Today’s Reading: John 17:1-26 

Robert McCheyne once said this: “If I could hear Christ praying for me in the next room, I would not fear a million enemies. Yet distance makes no difference. He is praying for me.”

In today’s reading which is Jesus’ final moments with his disciples before being arrested, Jesus prays for his disciples. Knowing that he will be leaving them, praying for them is the best way to prepare them. Jesus prays for three things on our behalf: protection, sanctification, and oneness.

The early Native Indians had a unique practice of training young men. On the night of a boy’s thirteenth birthday, after learning hunting, scouting, and fishing skills, he was put to one final test. He was placed in a dense forest to spend the entire night alone. Until then, he had never been away from the security of the family and the tribe. But on this night, he was blindfolded and taken several miles away. When he took off the blindfold, he was in the middle of a thick woods and he was terrified! Every time a twig snapped, he visualized a wild animal ready to pounce. After what seemed like an eternity, dawn broke and the first rays of sunlight entered the interior of the forest. Looking around, the boy saw flowers, trees, and the outline of the path. Then, to his utter astonishment, he beheld the figure of a man standing just a few feet away, armed with a bow and arrow. It was his father. He had been there all night long.

Jesus’ first prayer for us is a prayer for protection. Of course, unlike that young boy, we have the benefit of knowing in advance that our Father is there to protect us; although just like the young boy, we don’t always see our Father guarding us. Jesus asks the Father to “protect” us. He prays, “Holy Father, protect them in your name that you have given me, so that they may be one, as we are one.” A little later he prays, “I ask you to protect them from the evil one.” Eugene Peterson translates the word “protect” as “guard,” and this is a helpful way of seeing it, especially when we think of that father watching over his son while the son was in the woods and thought he was alone.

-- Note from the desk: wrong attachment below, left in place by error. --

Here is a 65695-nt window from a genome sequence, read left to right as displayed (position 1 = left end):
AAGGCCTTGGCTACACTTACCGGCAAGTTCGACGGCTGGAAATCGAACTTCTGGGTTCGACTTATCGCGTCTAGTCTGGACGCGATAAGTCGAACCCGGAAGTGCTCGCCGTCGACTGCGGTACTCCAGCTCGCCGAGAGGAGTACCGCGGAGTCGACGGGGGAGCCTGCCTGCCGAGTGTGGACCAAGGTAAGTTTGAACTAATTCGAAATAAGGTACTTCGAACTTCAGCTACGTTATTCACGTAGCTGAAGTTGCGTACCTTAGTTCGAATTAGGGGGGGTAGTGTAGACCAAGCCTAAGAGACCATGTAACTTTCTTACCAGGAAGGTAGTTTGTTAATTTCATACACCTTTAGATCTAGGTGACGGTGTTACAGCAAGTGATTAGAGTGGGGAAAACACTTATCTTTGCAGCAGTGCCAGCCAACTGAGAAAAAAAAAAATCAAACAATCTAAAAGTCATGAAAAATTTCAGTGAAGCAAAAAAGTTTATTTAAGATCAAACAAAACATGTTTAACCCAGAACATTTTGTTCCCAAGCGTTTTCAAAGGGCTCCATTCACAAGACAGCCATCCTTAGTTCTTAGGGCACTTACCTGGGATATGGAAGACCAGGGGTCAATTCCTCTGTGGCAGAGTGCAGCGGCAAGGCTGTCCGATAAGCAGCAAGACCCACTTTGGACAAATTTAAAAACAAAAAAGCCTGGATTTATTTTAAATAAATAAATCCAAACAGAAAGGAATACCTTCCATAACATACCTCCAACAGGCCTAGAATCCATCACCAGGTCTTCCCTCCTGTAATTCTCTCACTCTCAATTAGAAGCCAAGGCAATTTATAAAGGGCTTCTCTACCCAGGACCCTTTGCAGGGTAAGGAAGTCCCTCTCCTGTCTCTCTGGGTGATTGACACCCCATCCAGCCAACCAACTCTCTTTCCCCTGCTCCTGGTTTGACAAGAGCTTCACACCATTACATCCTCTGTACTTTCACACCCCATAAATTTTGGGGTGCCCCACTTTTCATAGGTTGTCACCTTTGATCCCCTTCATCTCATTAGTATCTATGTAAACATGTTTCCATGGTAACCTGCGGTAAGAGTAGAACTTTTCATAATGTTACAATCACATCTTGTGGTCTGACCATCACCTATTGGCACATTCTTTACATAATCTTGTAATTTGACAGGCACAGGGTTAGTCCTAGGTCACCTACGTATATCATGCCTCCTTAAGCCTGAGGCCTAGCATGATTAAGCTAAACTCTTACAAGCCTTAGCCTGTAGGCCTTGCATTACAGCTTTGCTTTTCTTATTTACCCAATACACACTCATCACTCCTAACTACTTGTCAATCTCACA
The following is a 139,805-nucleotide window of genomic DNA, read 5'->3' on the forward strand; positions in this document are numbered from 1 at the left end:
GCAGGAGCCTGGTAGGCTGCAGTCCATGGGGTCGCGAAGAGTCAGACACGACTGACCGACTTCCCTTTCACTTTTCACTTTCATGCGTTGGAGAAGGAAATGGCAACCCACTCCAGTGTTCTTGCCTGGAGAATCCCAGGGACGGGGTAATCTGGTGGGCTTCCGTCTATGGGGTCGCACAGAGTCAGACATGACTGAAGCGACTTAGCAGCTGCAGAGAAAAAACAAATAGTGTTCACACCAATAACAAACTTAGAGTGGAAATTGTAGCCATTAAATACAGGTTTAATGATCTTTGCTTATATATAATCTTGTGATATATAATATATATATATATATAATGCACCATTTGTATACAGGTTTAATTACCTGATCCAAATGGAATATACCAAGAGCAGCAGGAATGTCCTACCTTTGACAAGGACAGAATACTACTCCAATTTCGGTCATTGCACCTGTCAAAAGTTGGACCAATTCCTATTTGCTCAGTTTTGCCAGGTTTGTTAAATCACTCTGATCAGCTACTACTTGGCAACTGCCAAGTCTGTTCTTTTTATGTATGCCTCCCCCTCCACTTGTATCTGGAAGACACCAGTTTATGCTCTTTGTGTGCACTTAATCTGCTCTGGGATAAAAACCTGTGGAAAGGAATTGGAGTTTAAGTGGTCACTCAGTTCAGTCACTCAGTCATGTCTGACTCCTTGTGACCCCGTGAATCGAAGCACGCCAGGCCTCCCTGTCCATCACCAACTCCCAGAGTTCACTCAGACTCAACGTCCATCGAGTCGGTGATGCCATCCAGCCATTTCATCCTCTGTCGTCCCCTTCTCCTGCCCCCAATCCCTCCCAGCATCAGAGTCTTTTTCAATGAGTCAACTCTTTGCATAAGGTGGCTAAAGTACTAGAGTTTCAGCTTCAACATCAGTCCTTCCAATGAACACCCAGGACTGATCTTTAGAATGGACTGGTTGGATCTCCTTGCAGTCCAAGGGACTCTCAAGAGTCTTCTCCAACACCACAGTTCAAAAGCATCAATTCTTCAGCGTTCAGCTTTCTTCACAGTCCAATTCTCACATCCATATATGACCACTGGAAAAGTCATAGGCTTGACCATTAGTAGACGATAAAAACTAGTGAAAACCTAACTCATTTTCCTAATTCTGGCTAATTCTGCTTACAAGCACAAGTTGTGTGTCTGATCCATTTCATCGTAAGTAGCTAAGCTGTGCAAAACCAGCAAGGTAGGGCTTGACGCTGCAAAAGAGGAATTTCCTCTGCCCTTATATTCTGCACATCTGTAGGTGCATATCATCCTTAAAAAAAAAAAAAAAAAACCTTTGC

Against what are we being protected? Jesus asks that we receive protection from the evil one, temptation, opposition, persecution, etc. He doesn’t ask that we be removed from these things. As Jesus says, “I do not ask you to take them out of the world.” But while we are in the world, he wants us to be protected and guarded. Now the word that we translate here as “protect” or “guard” is tereo, which can also mean “to preserve.”  The purpose of this request is also to ensure the unity of the faith community, which mirrors the unity of Father and Son.

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